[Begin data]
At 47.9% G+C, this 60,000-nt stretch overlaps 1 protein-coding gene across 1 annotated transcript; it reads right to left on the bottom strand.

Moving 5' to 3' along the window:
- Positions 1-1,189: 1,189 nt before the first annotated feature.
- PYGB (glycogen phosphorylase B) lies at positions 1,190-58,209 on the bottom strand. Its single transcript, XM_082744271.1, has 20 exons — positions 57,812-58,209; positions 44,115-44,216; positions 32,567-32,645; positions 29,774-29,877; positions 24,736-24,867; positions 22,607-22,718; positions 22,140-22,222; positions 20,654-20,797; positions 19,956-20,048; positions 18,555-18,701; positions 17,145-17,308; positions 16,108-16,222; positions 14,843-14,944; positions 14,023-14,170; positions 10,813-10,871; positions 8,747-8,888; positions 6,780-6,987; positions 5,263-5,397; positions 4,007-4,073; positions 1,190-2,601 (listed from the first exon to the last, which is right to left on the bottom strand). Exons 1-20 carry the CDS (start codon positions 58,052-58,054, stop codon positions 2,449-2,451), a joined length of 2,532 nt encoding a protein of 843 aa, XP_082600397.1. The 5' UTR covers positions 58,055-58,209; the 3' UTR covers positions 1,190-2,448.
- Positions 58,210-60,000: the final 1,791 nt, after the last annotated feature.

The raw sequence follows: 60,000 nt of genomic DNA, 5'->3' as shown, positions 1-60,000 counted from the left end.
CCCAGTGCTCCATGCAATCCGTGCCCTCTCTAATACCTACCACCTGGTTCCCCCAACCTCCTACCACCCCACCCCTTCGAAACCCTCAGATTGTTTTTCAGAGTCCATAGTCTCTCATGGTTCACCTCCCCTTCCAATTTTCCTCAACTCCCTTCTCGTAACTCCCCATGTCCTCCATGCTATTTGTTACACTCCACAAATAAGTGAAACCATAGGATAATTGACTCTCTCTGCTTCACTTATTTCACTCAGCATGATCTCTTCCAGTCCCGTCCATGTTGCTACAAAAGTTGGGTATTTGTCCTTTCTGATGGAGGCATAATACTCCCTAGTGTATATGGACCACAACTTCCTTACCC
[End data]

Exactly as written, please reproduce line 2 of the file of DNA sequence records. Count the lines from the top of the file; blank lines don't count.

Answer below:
Moving 5' to 3' along the window: